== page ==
Amazon forest still shrinking fast

Posted: 8 April 2004

A satellite survey released by Brazil's National Space Sciences Institute (INPE) reveals that the Amazon forest is continuing to be destroyed at a fast rate. Deforestation in 2003 was slightly up on the year before.

The figures show that more than 23,000 square kilometres of Amazon forest - about half the size of Switzerland - disappeared in the 12 months between August 2002 and 2003 due primarily to a large expansion in cattle ranching and industrial-scale farming to meet the export market for beef and soya.

The scale of destruction is not as high as in the mid-1990s, but it confirms the fact that the world's largest forest is disappearing rapidly. Scientists warn that this could affect the global climate as well as threatening thousands of plants and animals.

Amazon forest on fire. Photo: Nigel Dickinson/WWF-Canon
Amazon forest on fire. Photo: Nigel Dickinson/WWF-Canon
More than 23,000 square kilometres of Amazon Forest disappeared between August 2002 and 2003 - about half the size of Switzerland - due mainly to a large expansion in cattle ranching and industrial-scale farming.© Nigel Dickinson/WWF-Canon

Furthermore, according to data by WWF Brazil, the greatest rate of deforestation is occuring in those areas identified by government and scientists as key to the conservation of species in the Amazon.One area has disappeared, while five others have lost half of their forest cover.

In the light of this latest evidence, conservation organisations are calling on the Brazilian government to do much more to halt the increasingly rapid destruction of the world's largest and most important rainforest.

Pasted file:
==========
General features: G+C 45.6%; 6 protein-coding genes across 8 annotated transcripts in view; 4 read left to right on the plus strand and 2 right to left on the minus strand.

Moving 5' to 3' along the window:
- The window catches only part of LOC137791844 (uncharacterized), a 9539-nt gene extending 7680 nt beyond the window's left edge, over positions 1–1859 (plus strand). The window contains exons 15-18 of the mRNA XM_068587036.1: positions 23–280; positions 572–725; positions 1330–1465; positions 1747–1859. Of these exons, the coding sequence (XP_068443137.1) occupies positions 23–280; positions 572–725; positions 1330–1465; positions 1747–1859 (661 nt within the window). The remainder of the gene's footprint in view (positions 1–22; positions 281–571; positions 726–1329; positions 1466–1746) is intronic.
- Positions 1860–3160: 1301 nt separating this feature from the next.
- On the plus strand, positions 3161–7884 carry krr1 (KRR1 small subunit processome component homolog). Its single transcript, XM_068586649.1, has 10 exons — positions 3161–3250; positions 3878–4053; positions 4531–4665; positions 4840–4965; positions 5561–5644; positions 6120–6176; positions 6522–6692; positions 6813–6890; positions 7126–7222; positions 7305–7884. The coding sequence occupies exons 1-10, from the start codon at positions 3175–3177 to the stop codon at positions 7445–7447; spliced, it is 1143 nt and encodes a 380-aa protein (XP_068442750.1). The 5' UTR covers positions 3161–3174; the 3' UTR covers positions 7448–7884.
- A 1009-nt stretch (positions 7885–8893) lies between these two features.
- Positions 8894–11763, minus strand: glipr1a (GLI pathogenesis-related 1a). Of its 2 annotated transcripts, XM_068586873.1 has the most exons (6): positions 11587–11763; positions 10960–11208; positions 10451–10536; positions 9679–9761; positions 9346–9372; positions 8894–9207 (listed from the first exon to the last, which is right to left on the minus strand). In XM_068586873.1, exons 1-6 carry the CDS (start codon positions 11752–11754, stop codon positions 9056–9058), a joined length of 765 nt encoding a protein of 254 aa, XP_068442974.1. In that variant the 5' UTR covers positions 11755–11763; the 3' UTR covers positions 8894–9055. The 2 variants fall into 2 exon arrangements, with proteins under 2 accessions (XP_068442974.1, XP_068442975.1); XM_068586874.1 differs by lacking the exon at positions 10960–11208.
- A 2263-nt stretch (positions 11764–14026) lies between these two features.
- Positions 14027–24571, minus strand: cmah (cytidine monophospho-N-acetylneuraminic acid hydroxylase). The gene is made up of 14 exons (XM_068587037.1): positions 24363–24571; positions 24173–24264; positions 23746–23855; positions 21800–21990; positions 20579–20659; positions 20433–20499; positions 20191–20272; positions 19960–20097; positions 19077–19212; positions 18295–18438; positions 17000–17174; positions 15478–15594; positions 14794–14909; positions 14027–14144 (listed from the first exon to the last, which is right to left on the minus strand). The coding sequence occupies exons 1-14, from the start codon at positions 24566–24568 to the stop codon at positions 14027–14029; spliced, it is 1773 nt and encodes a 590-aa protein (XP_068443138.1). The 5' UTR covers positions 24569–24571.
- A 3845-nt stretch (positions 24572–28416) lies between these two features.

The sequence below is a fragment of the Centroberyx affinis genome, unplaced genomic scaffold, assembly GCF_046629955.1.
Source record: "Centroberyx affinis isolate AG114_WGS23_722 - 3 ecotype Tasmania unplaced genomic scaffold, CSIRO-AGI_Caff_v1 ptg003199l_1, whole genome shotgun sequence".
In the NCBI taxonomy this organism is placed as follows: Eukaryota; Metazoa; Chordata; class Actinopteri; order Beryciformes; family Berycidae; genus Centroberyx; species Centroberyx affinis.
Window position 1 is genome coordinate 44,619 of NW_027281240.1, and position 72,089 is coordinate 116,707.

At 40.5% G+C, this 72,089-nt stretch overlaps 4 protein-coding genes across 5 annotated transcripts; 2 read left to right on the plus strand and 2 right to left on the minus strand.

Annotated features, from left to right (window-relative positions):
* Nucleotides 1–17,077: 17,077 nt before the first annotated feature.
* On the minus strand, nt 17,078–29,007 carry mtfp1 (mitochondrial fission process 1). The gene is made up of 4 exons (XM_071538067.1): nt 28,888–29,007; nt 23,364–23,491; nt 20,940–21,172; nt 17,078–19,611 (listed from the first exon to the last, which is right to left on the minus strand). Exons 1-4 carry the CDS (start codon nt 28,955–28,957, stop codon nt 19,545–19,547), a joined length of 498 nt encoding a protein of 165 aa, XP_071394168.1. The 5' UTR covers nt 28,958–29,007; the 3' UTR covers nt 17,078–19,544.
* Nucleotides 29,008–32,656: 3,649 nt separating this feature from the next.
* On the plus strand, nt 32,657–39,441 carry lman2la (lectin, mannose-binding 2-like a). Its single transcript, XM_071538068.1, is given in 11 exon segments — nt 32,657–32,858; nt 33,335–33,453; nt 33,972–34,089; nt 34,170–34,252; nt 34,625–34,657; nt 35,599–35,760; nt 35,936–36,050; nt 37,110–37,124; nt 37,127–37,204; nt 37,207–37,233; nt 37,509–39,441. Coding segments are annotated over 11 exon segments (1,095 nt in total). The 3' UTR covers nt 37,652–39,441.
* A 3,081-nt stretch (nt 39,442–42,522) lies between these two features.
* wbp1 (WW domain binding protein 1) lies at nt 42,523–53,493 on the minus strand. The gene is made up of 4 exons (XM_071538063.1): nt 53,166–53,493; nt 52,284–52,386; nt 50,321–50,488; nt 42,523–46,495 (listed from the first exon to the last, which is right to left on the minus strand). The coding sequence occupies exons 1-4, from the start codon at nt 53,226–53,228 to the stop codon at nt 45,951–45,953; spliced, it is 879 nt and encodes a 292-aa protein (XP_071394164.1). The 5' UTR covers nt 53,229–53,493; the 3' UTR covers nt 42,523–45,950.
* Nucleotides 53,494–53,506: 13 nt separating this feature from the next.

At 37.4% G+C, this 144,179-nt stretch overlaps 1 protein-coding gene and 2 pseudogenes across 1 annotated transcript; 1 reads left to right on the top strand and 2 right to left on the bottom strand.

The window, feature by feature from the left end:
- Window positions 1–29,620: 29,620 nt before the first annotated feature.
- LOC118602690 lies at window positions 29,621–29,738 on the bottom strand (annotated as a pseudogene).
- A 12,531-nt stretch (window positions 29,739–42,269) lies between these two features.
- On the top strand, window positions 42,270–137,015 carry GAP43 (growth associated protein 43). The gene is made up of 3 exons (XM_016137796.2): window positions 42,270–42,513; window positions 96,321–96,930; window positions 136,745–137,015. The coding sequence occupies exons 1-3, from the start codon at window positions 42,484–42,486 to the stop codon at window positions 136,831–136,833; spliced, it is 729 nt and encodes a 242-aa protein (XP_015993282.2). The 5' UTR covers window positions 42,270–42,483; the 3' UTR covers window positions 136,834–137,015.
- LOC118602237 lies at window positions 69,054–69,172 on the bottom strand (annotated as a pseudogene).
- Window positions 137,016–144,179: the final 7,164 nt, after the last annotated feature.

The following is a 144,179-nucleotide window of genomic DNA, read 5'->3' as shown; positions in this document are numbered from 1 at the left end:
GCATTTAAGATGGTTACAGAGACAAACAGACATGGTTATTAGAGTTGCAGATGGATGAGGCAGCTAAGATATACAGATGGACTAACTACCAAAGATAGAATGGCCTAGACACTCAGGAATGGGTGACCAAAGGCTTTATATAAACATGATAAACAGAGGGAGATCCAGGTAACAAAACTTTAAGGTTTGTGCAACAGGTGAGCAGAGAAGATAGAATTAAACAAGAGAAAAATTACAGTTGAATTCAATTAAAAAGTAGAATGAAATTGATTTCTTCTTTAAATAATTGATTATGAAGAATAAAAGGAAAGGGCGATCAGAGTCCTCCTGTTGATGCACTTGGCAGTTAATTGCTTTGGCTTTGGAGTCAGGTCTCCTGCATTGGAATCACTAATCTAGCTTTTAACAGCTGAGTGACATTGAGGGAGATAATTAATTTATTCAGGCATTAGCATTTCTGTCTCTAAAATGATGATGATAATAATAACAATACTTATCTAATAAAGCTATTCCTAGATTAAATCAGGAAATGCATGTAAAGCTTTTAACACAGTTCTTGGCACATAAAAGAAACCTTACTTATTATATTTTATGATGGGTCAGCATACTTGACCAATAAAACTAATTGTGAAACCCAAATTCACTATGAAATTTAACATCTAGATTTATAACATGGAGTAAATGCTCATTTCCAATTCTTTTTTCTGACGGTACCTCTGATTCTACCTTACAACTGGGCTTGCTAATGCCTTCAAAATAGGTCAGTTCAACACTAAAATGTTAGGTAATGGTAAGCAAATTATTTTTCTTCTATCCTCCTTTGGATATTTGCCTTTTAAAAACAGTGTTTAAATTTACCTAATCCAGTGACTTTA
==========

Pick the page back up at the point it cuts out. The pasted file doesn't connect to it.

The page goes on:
"It is extremely alarming that the rate of deforestation shows no sign of slowing for the second year running" said Denise Hamu, Chief Executive Officer of WWF Brazil. "The government of Brazil needs to urgently respond to this crisis by fulfilling its commitment to triple the area of rainforest under legal protection".

Partnership

In 1998, in partnership with the World Bank, the Global Environment Facility and WWF, the Brazilian government pledged to triple the amount of rainforest then under protection by setting aside at least 12 per cent of the Amazon for conservation by 2013. In 2002 under the Amazon Regional Protected Areas programme (ARPA) the Tumucumaque National Park, covering more than 38,000 square kilometres was declared a protected area. But although a number of biologically critical areas have since been identified for inclusion in the ARPA network, no new protected area has been declared over the past year.

Furthermore conservationists are concerned that some states have reduced the size of their national parks and that others have reportedly failed to address the needs of entire communities, who have been forcefully evicted from their traditional lands by illegal settlers.

"The government deforestation data is alarming, and underscores the need to move rapidly with plans to zone the most biologically important parts of the Amazon into both strictly protected areas and those where resource use is regulated and sustainable," said Chris Elliott, Director of WWF International's Forest Programme. "Research shows that protected areas, buffered by other zones of sustainable land use are the most effective means of controlling deforestation," .

He said WWF welcomes a government action plan, announced two weeks ago, which highlighted the importance of creating a network of protected areas as envisioned under ARPA. The plan also called for a crackdown on illegal logging and mining, a series of zoning restrictions, and stiffer penalties for offenders.

The Brazilian President, Luiz Inacia Lula da Silva, promised that satellite monitoring and joint action by various ministries would be taken after the 28 per cent jump in deforestation between 2001 and 2002 pushed the level towards the record rate seen in 1995. At the same time the government announced thst it was revising downwards the 2001-2 deforestation figure from 25,500 sq km to 23,260 sq km.

However, WWF argues the government must now put its plans into practice in order to save the world's largest and most important rainforest.